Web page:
40×Tokyo: Marui 0101

40 x Tokyo

T-minus 32 days and counting.  Today’s birthday trip wish is to shop at …

Marui OIOI (マルイ ワン)

It is kinda insane. There are 4 locations in Shinjuku alone and all of which are attractive for different reasons.  This is just one of a handful of major shopping centers on my list for the trip.  Not too much for me to add tonight, just that this girl loves clothes shopping and Marui is certain to deliver.  In particular I am keen on visiting Marui One which caters to the wonderfully frilly lolita crowd.

shopping adventure marui one shinjuku

Links:  Honkan (Ladies Fashions)  |  Annex (Fun For Couples)  |  Men  |  One (Original Fashion / a.k.a. lolita land)

Credits:   (1)   (2)   (3)   (4)   (5)   (6)   (7)   (8)   (9)


40×Tokyo: Socks

40 x Tokyo

T-minus 33 days and counting.  Today’s birthday trip wish is to purchase …

Socks (靴下)

This one might sound silly, but no one does socks like Japan!  My feet seem to be perpetually cold, so even on hot summer days I take socks with me in my purse to put on at the office or anywhere that has intense air conditioning.  Now there is decent variety available here in the US, but it pales in comparison.  The Japanese are much more inventive and creative when it comes to socks.

kutsushita japanese socks galore

This vast selection of socks I have been told is tied to the tradition of removing your shoes before entering a Japanese home.  The sheer grossness of everything your shoes come in contact outside has also converted me to the absolutely-no-shoes-in-the-house-no-matter-what rule.  So if you are taking your shoes off, and everyone is going to see your tootsies, you are certainly going to want your socks to be as stylish as the rest of your fashion ensemble.

A couple of shops/brands jumped out during my research, notably Tabio.  I can only assume that their name is derived from the traditional Japanese socks called tabi.  I am pretty sure I won’t need to seek out where to buy socks during the trip.  Our time will be better spent discussing the department stores and key shopping districts (posts coming soon) as socks will make themselves readily available.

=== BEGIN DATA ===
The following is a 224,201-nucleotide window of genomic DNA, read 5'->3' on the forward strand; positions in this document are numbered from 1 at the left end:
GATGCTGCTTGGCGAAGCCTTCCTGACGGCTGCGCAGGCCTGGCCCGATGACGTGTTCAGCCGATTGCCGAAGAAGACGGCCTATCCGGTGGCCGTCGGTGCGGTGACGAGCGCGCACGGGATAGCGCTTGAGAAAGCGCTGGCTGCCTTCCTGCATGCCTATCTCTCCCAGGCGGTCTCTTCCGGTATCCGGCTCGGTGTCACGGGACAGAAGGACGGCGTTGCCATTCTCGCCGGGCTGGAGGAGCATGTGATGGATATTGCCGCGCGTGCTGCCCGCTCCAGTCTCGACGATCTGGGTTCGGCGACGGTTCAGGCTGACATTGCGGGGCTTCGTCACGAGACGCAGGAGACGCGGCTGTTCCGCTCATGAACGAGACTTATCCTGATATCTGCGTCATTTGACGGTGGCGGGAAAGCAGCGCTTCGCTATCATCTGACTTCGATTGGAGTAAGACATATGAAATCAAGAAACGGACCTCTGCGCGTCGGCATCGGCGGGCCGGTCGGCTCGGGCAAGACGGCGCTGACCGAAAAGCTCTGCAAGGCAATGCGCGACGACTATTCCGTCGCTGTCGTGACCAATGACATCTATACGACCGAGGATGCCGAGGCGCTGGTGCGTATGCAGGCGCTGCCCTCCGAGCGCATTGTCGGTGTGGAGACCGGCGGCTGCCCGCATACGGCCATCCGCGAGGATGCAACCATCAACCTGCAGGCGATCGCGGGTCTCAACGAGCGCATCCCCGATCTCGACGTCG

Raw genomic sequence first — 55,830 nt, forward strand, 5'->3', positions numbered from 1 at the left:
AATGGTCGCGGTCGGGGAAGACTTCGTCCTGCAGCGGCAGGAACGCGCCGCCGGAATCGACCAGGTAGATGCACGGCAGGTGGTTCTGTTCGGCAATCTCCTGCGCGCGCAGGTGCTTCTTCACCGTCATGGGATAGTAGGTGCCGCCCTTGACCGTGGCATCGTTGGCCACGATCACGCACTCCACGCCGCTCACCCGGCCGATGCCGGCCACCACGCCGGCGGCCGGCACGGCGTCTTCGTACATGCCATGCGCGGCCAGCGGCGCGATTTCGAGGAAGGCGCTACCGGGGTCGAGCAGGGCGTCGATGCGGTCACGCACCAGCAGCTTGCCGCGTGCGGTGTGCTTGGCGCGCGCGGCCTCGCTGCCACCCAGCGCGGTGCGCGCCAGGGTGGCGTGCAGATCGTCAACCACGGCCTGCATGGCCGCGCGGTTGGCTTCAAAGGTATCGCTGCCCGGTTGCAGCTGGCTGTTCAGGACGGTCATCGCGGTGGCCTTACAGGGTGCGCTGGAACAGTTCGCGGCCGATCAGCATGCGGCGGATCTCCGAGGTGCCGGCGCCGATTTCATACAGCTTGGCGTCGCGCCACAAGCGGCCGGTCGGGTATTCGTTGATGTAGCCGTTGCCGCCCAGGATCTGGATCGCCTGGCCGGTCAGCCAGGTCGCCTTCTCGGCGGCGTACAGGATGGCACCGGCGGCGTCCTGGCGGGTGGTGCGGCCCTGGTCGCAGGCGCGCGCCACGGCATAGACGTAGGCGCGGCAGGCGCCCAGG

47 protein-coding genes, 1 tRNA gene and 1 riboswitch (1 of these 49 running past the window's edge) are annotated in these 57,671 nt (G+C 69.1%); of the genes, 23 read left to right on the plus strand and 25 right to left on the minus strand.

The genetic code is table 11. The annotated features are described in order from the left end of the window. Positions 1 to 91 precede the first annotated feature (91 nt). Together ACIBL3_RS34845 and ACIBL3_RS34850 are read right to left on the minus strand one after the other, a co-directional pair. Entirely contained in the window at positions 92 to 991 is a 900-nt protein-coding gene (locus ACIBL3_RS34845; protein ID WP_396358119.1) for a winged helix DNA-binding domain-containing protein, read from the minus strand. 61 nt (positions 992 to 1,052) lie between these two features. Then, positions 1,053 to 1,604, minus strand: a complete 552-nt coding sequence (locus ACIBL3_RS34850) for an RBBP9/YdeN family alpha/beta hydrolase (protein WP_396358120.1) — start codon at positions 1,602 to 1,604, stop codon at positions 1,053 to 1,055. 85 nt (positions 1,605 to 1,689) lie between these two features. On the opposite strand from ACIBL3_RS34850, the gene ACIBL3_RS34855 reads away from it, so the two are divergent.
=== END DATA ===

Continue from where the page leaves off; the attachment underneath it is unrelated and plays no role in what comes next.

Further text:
Custom Socks

tokyo calzalone custom socks

There is one shop that I have to remember and that is Calzalone.  On an episode of Cool Japan I learned that you can have socks custom made to fit your feet exactly.  My travel buddy has crazy high arches and can never find socks that are comfortable.  So this is going to be a real treat for him.  We should most likely add this as a to-do early in our travel plans just in case there is a need to fetch the socks in person once they have been made.

Socks + Shoes

trend socks with heels

The trend of wearing socks with skirts and heels always seems to pop up in the spring fashion collections.  Sadly you see it more on the catwalks than on the streets of NYC.  I am a huge fan of this trend and will continue to follow it myself – even if I do get many a raised eyebrow.  Perhaps America just isn’t ready yet for this fashion DO.

Credits:   (1)   (2)   (3)   (4)   (5)   (6)   (7)   (8)   (9)   (10)

40×Tokyo: Fabric Town

40 x Tokyo

T-minus 34 days and counting.  Today’s birthday trip wish is to visit …

Fabric Town (布の街)

I really don’t need any more fabric.  I have a cupboard and several dressers full of fabric.  What I need is more time to invest in my hobby.  But I can assure you that isn’t going to stop me from splurging on fabric in Tokyo.  It will be heavenly to not have to pay international shipping costs for something I regularly invest in.

shopping in fabric town tokyo

When you discuss fabric and any big city you first need to locate their garment district.  In the case of Tokyo that is Fabric Town and Fabric Street.  The star of Fabric Town is Tomato.  Apparently it is a multi-floor, multi-building wonderland of fabric and related accoutrement. There are a lot of great blog posts on Fabric Town so I don’t need to drone on about it.  They key thing I have learned and must repeat is a reminder.  Must take cash with me.  CASH ONLY.  Yep, most of the shops here will not take credit cards.

Links:  Fabric Street Map  |  Fabric Town Shopping Guide  |  Tomato Official Site  |  Tomato Shopping Guide

Okadaya, Yazawaya & Lucky Star

In addition to Fabric Town, a few other shops kept popping up in my research.  The first is Okadaya (オカダヤ) in Shinjuku and the second is Yazawaya located in the Marui OIOI department store and Lucky Star.

Links:  Okadaya Site  |  Okadaya Shopping Guide  |  Lucky Star Shopping Guide  |  Yuzawaya Official Site  |  Japanese Craft Resource  |  Tokyu Hands  |  (Bit Dated) Fabric Guide  |  Tokyo Craft Guide


And last but not least for my Tokyo fabric fixation, is the Japanese version of America’s “bedazzle” movement known as dekofuku (デコ服). Deko is a shorthand for decoration and fuku translates as clothes.  I have also heard the DIY trend referred to as dekoru, but I think that is more limited to just gluing rhinestones and studs on versus the fuller mix-and-match of adding lace, ribbon, and all sorts of other goodies to plain, store bought clothing.  I am a huge fan of this craft movement as it allows for people who have a very busy work schedule to still squeeze in an artistic project here-and-there.  The endevour to sew a complete garment can take weeks as a hobby, where a dekofuku item can be completed super fast.

dekofuku materials in tokyo

While not Japanese, I am a huge fan of P.S. I made this. Long live DIY!

My Dekofuku Links: Korilakkuma Sweatshirt  |  Cardsuit Cardigan  |  Scottie Cardigan  |  Kawaii Baret